An inspection certificate is a vital trade document required for importing specific consumer goods. These products may include electronic goods, luxury items, softlines, hardlines, and commodities such as bulk scraps shipments and bulk oil shipments. The inspection certificate states that the shipment was in good condition at the time of inspection, usually immediately prior to shipment. The document is a crucial component in international trade transactions.
An inspection certificate indicates that the goods in the shipment have been inspected by a competent authority and certified that they conform to the terms stated on the sales contract. It verifies whether the goods conform to all specifications related to quality, quantity, import eligibility, tariff classification, and the price.
There are two types of inspection certificates: -
The customs authorities of some countries ask for an official inspection certificate to process the clearance of goods. It helps the authorities to check and confirm whether the goods in the shipment meet the various specifications mentioned in the sales contract. These include adhering to specifications related to quality, quantity, tariff classification, import eligibility, and price of the goods.
A commercial inspection certificate or report is a pre-shipment inspection that must be done before the production of a batch of goods is completed. The certificate/report is sent to the buyer to determine if the various specifications of the intended shipment match with the sales contract and other specific regulations.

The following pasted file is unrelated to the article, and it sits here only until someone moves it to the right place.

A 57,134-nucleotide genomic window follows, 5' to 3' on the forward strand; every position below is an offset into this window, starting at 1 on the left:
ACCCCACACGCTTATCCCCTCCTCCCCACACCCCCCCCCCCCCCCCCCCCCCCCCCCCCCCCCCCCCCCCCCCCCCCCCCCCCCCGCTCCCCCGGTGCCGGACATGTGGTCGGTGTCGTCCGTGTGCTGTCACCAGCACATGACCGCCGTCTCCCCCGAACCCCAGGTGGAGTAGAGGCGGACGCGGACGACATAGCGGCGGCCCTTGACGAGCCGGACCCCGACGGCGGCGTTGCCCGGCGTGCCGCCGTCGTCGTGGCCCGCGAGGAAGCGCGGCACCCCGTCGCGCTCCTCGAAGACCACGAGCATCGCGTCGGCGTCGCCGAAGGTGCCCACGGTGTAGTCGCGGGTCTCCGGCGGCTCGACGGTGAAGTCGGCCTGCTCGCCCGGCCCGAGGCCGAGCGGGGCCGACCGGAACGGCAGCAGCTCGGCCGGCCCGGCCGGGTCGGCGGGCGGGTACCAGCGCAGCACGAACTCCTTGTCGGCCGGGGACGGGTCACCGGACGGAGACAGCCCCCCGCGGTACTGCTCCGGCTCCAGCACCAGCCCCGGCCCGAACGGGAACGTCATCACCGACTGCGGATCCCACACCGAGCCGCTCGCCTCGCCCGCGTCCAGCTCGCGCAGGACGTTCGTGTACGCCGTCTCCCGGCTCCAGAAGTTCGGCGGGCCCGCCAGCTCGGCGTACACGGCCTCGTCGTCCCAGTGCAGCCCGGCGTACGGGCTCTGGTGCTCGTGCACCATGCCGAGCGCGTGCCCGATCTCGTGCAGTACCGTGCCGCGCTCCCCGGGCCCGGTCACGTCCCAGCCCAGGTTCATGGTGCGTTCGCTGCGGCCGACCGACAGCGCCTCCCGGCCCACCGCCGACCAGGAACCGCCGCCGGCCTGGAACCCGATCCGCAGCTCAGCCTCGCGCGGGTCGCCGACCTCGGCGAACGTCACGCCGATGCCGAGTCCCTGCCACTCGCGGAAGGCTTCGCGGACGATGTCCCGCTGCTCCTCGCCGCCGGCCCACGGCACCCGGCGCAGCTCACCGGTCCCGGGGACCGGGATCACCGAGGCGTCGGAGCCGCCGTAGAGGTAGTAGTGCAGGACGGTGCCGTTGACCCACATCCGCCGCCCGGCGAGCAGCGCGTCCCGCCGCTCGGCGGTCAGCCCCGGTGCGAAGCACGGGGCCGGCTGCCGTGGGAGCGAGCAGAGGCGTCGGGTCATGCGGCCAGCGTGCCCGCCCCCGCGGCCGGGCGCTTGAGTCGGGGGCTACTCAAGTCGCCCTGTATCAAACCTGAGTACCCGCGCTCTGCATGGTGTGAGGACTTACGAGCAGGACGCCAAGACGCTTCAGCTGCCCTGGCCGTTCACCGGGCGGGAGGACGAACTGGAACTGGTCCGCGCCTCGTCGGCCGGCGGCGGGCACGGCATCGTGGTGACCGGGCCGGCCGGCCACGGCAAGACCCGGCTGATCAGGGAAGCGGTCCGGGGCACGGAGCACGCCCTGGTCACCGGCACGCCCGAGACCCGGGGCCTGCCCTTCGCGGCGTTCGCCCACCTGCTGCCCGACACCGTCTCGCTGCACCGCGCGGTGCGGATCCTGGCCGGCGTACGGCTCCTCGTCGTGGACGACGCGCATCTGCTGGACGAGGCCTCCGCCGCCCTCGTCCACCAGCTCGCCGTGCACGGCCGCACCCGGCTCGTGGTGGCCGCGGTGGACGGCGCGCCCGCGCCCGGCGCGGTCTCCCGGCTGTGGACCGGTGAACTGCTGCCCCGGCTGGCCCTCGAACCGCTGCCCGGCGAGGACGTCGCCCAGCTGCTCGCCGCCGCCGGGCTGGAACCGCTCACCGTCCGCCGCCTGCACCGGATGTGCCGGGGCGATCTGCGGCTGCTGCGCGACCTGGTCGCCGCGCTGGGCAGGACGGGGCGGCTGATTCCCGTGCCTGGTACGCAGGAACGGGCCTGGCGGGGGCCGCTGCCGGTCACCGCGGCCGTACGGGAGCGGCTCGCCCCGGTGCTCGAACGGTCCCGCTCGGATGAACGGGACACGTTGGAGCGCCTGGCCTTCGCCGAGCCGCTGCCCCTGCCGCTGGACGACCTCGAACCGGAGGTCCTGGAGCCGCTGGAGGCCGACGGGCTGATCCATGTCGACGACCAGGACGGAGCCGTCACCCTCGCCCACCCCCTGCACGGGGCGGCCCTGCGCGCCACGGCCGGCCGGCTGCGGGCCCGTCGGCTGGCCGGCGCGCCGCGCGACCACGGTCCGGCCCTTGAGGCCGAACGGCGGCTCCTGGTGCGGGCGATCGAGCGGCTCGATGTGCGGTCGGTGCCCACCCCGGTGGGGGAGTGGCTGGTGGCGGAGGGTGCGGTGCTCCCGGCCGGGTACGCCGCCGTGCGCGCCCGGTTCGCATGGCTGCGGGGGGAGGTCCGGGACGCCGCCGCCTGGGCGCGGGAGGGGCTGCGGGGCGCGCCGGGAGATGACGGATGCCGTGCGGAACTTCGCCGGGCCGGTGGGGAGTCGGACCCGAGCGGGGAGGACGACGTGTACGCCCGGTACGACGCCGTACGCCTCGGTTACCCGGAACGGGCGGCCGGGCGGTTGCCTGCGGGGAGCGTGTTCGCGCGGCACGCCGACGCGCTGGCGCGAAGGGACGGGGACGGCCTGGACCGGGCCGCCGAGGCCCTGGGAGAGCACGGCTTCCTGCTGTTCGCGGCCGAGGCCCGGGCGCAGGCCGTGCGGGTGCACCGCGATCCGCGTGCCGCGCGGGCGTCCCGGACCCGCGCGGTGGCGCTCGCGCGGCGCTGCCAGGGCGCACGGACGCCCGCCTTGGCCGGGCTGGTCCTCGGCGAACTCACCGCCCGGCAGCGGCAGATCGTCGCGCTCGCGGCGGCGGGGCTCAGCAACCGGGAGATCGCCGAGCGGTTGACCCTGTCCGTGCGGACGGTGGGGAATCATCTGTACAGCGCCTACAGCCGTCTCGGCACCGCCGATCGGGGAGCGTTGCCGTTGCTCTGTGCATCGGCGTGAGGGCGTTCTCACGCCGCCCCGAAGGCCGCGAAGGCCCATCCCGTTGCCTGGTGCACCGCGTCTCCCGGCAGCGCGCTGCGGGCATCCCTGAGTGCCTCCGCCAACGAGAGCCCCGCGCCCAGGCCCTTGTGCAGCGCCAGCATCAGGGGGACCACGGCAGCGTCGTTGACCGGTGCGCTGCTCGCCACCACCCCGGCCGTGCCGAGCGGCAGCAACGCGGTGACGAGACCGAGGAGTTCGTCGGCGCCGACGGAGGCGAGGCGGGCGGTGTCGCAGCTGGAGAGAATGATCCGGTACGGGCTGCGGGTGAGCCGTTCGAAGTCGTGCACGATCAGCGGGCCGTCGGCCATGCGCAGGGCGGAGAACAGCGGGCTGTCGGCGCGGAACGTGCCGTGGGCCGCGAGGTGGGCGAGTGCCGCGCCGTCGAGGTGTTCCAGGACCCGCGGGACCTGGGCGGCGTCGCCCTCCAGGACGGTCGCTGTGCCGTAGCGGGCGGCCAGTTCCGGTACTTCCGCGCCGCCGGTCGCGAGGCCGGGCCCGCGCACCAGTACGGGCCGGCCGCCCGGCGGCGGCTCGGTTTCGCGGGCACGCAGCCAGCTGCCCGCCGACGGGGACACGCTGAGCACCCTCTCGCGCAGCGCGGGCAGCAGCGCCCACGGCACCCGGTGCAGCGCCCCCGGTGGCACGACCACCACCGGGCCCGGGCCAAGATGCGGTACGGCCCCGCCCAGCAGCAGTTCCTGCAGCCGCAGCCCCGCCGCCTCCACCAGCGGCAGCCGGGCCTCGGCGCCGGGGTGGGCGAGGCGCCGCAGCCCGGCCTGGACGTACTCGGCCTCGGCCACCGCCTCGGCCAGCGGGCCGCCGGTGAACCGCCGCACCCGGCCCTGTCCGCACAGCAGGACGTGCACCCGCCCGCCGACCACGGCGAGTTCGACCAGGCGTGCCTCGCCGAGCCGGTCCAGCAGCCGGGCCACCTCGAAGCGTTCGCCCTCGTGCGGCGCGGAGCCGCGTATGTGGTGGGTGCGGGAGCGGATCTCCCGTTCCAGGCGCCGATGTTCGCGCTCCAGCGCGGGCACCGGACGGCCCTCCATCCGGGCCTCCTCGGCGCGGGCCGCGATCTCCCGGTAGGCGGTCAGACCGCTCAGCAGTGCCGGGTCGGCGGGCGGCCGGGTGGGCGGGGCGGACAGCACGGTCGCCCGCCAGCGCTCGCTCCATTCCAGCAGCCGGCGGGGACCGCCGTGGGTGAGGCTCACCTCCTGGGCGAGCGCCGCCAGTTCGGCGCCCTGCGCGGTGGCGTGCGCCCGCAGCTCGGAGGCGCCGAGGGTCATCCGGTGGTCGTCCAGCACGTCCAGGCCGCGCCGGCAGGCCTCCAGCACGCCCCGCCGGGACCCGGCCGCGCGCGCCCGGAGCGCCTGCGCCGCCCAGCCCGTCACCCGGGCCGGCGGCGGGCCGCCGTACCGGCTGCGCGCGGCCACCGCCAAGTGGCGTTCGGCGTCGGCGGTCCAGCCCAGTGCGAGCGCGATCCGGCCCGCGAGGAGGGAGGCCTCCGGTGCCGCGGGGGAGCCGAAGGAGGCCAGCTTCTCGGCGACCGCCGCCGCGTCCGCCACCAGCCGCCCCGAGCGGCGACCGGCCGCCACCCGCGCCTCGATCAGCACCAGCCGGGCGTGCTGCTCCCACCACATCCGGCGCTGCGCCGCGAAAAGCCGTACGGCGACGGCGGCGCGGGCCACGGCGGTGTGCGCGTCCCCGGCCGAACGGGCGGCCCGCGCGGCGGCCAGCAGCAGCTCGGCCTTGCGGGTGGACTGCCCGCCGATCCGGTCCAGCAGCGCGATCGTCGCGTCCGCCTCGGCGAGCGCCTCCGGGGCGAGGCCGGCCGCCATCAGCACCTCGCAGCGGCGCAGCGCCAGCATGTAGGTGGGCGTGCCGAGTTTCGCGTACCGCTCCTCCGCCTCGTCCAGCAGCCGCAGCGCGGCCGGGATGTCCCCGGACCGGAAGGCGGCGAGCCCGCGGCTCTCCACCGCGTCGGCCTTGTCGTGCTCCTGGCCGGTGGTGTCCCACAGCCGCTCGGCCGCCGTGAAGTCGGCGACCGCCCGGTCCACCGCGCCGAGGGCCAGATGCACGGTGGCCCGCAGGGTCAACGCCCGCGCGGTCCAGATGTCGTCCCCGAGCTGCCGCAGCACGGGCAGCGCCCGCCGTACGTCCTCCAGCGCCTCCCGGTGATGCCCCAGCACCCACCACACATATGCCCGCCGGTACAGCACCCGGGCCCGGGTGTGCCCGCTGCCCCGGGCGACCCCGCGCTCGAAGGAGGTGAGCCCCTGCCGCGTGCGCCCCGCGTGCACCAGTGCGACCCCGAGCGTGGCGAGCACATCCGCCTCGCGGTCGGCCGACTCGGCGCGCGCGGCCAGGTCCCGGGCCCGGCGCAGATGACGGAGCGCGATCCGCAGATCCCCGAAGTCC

If the batch fails to meet the terms of the contract, the inspection is deemed as failed. In such cases, the buyer can take any suitable action before the shipment leaves the factory. However, if the batch clears the inspection, the buyer can use the report as proof that the products are of good quality and were correctly packaged.
The document is issued by a qualified inspector working for an independent inspection company after completing the inspection processes. In most instances, the certificate which is signed by the concerned authorities who inspected the procedure is provided immediately after a successful inspection. The inspection certificate is always issued on the official letterhead of the inspection company.
It is a common practice nowadays to publish the full inspection report online. This helps buyers access the document as soon as it is issued and uploaded.
In international trade, inspections are carried out by independent inspection companies with a multinational presence. Some of the leading globally recognized inspection companies are SGS, Bureau Veritas SA, Intertek, Cotecna, Baltic Control Ltd. Arhus, Alfred H Knight International Ltd, CIS Commodity Inspection Services, Control Union International, and CSA Group.
The inspection certificate should contain the following details:-
Private organizations generally perform pre-shipment inspections on a contract basis. Importers can select any one of the inspection companies stated in the list above when planning inspections. Although the importer is generally responsible for arranging the pre-shipment inspection, the exporter must make the goods available for inspection in the country of origin. The exporters have to work with their freight forwarder to ensure that all the information or requirements that are mentioned in the letter of credit (LC) or other documents are accurate and provide the same to the inspection company.
Inspection costs are borne by the importer or by the government of the importing country. Although, in some cases, the inspection agency may invoice the seller in case of supplementary inspection visits. The expenses with regard to presenting the goods for inspection such as unpacking, handling, testing, sampling, repackaging are the seller’s responsibility.
Usually, most countries ask for an inspection certificate only for those shipments that are above a specific value. However, there are some nations that demand the certificate regardless of the value of the shipment.